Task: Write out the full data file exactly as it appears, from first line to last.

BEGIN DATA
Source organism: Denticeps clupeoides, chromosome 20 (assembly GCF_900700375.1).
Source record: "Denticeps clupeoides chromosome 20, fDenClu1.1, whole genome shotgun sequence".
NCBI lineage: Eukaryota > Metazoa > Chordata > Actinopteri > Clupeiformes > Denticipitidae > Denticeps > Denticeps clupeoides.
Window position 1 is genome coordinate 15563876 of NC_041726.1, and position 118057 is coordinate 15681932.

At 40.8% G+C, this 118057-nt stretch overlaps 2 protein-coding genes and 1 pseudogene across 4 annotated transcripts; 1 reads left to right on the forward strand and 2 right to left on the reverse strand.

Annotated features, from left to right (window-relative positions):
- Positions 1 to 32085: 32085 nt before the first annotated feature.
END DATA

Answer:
Source organism: Denticeps clupeoides, chromosome 20 (assembly GCF_900700375.1).
Source record: "Denticeps clupeoides chromosome 20, fDenClu1.1, whole genome shotgun sequence".
NCBI lineage: Eukaryota > Metazoa > Chordata > Actinopteri > Clupeiformes > Denticipitidae > Denticeps > Denticeps clupeoides.
Window position 1 is genome coordinate 15563876 of NC_041726.1, and position 118057 is coordinate 15681932.

At 40.8% G+C, this 118057-nt stretch overlaps 2 protein-coding genes and 1 pseudogene across 4 annotated transcripts; 1 reads left to right on the forward strand and 2 right to left on the reverse strand.

Annotated features, from left to right (window-relative positions):
- Positions 1 to 32085: 32085 nt before the first annotated feature.